When we reported yesterday that "After Eight Years Of "Hope And Change", Voters Are Angry" we pointed out one of the counterpoints presented by AP, according to which it is confusing why the US population would be angry when "the economy is growing, jobs are being created and unemployment is low." We countered by observing that unemployment is low only because 94 million Americans are out of the labor force for reasons of their own choosing, while the jobs being created are mostly all in the minimum wage space, with an emphasis on waiters and bartenders.
Which leaves the economy, which to be sure, if only relies only on (double) seasosnally-adjusted government data and conflicted (seasonally-adjusted) manufacturing service sentiment surveys, is certainly in an upswing.
Yet one place which fails to corroborate the recovering economy are the monthly Gallup surveys, and especially the most recent one released earlier today, according to which Americans' confidence in the economy remains weak, with Gallup's U.S. Economic Confidence Index at -17 last week, consistent with levels seen since mid-June. This is in contrast to the stronger confidence levels seen for most of the first half of the year, when the index averaged -12. At -17, this reading is tied for the worst economic confidence reading recorded in the last few years, and suggests that Americans' take on the economy is getting worse, not better.
Some further observations from Gallup, which is likewise confused by this disparity between the official narrative and what Americans themselves are reporting:
During the slow recovery from the worst recession since the Great Depression, Americans' assessments of the economy became slightly more positive than negative from late December 2014 to mid-February 2015. However, those positive sentiments faded throughout the spring and summer of 2015. Confidence slowly inched up in late 2015 and early 2016 as gas prices plummeted nationally, but confidence dipped in mid-April and again in mid-June.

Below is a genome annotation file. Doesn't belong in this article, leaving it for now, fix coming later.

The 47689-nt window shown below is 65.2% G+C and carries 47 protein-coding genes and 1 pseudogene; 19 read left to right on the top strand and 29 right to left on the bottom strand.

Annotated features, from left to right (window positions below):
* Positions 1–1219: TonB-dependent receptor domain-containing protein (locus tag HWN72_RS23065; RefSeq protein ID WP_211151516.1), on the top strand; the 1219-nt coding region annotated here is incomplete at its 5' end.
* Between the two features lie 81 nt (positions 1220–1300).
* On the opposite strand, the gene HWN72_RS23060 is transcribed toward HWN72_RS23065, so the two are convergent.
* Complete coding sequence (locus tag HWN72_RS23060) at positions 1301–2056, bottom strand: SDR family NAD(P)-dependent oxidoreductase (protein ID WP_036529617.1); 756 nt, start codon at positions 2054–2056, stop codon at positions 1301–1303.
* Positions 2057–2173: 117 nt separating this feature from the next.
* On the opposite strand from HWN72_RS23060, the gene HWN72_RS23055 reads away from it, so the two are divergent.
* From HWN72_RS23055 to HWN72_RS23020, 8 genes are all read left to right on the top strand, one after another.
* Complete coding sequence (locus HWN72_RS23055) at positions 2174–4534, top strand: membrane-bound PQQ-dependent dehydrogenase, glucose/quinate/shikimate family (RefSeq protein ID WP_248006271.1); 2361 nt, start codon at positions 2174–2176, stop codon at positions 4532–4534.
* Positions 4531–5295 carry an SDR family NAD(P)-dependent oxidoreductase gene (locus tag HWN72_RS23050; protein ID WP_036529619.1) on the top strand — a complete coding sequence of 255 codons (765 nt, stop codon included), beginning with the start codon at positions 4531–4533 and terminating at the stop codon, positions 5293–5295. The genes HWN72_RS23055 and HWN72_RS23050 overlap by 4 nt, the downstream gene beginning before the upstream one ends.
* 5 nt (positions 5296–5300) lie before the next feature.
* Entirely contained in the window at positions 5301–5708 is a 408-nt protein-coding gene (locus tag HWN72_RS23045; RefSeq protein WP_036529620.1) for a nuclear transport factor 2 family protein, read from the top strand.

U.S. economic confidence in the second half of 2016 is off to a slow start, with each weekly index score so far in July below the first-quarter and second-quarter averages of -11 and -14, respectively.
Gallup's U.S. Economic Confidence Index is the average of two components: how Americans rate current economic conditions and whether they feel the economy is improving or getting worse. The index has a theoretical maximum of +100 if all Americans were to say the economy is doing well and improving, and a theoretical minimum of -100 if all Americans were to say the economy is doing poorly and getting worse.
The current conditions score was -7 last week, similar to numbers since mid-April. This reflects 24% saying current economic conditions are excellent or good and 31% saying they are poor.
The economic outlook score averaged -27 last week, similar to figures since late June but slightly lower than scores before mid-June. This reflects 34% of Americans saying the economy is getting better and 61% saying it is getting worse.
The overall decline in Gallup's U.S. Economic Confidence Index since early 2015 is almost entirely attributable to Americans' worsening economic outlook. Perceptions of current conditions have been sturdier. Americans' economic outlook has trailed their views of current conditions since March 2015.
As we noted above, Gallup is stumped:
The reasons for lower public confidence in the economy since mid-June compared with the beginning of the year are unclear. Economic confidence initially fell the week ending June 19, before the Brexit decision on June 23. Concerns about national security and its effect on the U.S. economy in the wake of international terrorism also do not appear to explain the dip. For instance, confidence remained level after the attack in Nice, France, last Thursday, averaging -18 for Monday through Thursday and -17 for Friday through Sunday.
Notably, several positive economic signs have not boosted confidence. National gas prices remain low; U.S. stock prices hit record highs last week; consumer spending is sturdy; and job creation, as reported by the U.S. Bureau of Labor Statistics, picked up in June after a disappointing May.
One possibility is that the U.S. presidential election is creating uncertainty about the future of the economy. Another possible explanation is that Americans need to see more evidence of GDP growth, wage growth and sustained improvement in the job market before their confidence in the economy will show signs of life.
Or, even simpler, reports of an economic recovery are vastly exagerated, if not outright "goalseeked", while the only reason stock prices hit record highs is due to unprecedented central bank support, something which would otherwise only be present during times of extreme systemic stress, and the US public finally realizes that the higher risk assets rise on external support, the worse things really are.